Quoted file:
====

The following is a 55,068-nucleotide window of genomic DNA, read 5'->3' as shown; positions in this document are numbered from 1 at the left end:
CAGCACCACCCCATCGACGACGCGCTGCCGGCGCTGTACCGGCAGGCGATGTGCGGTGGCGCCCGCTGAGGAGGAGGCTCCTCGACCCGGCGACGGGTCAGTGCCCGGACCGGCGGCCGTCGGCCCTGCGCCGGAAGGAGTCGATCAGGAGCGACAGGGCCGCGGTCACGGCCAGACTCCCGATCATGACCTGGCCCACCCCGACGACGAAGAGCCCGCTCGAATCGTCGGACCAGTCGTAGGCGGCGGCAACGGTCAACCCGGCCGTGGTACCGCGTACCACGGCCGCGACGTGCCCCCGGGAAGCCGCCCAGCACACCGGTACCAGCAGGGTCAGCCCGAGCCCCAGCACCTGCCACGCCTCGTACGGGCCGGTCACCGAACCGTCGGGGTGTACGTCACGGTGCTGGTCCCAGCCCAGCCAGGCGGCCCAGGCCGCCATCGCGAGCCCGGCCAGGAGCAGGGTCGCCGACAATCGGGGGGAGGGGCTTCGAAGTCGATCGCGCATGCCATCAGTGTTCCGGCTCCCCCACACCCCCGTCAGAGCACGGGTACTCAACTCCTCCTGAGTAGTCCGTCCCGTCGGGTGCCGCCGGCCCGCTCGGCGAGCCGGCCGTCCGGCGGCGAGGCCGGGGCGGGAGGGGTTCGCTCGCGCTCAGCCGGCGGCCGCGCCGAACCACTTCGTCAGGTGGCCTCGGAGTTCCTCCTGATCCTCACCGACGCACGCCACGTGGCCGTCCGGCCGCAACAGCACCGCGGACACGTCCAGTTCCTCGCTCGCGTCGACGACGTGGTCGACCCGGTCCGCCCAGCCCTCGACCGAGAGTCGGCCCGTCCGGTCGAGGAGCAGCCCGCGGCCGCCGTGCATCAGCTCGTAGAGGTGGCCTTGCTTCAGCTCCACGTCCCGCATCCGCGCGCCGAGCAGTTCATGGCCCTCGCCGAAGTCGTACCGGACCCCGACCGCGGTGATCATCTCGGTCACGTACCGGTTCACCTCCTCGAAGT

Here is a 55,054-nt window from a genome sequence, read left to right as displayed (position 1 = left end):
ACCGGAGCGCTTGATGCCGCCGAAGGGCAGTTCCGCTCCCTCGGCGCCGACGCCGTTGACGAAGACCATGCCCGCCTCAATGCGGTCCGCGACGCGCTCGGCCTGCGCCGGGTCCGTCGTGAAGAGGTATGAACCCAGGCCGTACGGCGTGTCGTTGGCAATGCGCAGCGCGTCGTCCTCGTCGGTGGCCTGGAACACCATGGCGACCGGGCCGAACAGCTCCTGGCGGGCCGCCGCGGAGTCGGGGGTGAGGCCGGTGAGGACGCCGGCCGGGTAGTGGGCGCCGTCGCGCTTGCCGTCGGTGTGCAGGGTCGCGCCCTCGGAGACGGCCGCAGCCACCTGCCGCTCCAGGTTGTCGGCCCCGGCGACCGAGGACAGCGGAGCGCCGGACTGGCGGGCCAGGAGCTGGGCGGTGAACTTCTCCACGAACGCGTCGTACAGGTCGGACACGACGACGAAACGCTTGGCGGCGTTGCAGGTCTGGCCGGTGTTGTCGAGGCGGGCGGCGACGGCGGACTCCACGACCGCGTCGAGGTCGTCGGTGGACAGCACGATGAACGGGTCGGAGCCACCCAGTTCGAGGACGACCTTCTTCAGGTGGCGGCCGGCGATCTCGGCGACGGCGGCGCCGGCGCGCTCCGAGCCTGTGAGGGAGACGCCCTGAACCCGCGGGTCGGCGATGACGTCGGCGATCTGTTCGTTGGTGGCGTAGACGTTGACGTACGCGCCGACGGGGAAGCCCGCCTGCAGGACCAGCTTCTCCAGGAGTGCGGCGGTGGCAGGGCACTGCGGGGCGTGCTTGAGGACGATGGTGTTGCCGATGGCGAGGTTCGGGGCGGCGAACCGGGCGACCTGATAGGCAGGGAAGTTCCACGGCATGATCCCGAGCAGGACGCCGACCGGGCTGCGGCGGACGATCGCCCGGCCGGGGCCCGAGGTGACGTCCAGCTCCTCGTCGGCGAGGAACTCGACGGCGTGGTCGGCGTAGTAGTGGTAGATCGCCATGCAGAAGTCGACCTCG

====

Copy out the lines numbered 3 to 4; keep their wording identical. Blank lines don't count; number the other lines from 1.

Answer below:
Here is a 55,054-nt window from a genome sequence, read left to right as displayed (position 1 = left end):
ACCGGAGCGCTTGATGCCGCCGAAGGGCAGTTCCGCTCCCTCGGCGCCGACGCCGTTGACGAAGACCATGCCCGCCTCAATGCGGTCCGCGACGCGCTCGGCCTGCGCCGGGTCCGTCGTGAAGAGGTATGAACCCAGGCCGTACGGCGTGTCGTTGGCAATGCGCAGCGCGTCGTCCTCGTCGGTGGCCTGGAACACCATGGCGACCGGGCCGAACAGCTCCTGGCGGGCCGCCGCGGAGTCGGGGGTGAGGCCGGTGAGGACGCCGGCCGGGTAGTGGGCGCCGTCGCGCTTGCCGTCGGTGTGCAGGGTCGCGCCCTCGGAGACGGCCGCAGCCACCTGCCGCTCCAGGTTGTCGGCCCCGGCGACCGAGGACAGCGGAGCGCCGGACTGGCGGGCCAGGAGCTGGGCGGTGAACTTCTCCACGAACGCGTCGTACAGGTCGGACACGACGACGAAACGCTTGGCGGCGTTGCAGGTCTGGCCGGTGTTGTCGAGGCGGGCGGCGACGGCGGACTCCACGACCGCGTCGAGGTCGTCGGTGGACAGCACGATGAACGGGTCGGAGCCACCCAGTTCGAGGACGACCTTCTTCAGGTGGCGGCCGGCGATCTCGGCGACGGCGGCGCCGGCGCGCTCCGAGCCTGTGAGGGAGACGCCCTGAACCCGCGGGTCGGCGATGACGTCGGCGATCTGTTCGTTGGTGGCGTAGACGTTGACGTACGCGCCGACGGGGAAGCCCGCCTGCAGGACCAGCTTCTCCAGGAGTGCGGCGGTGGCAGGGCACTGCGGGGCGTGCTTGAGGACGATGGTGTTGCCGATGGCGAGGTTCGGGGCGGCGAACCGGGCGACCTGATAGGCAGGGAAGTTCCACGGCATGATCCCGAGCAGGACGCCGACCGGGCTGCGGCGGACGATCGCCCGGCCGGGGCCCGAGGTGACGTCCAGCTCCTCGTCGGCGAGGAACTCGACGGCGTGGTCGGCGTAGTAGTGGTAGATCGCCATGCAGAAGTCGACCTCG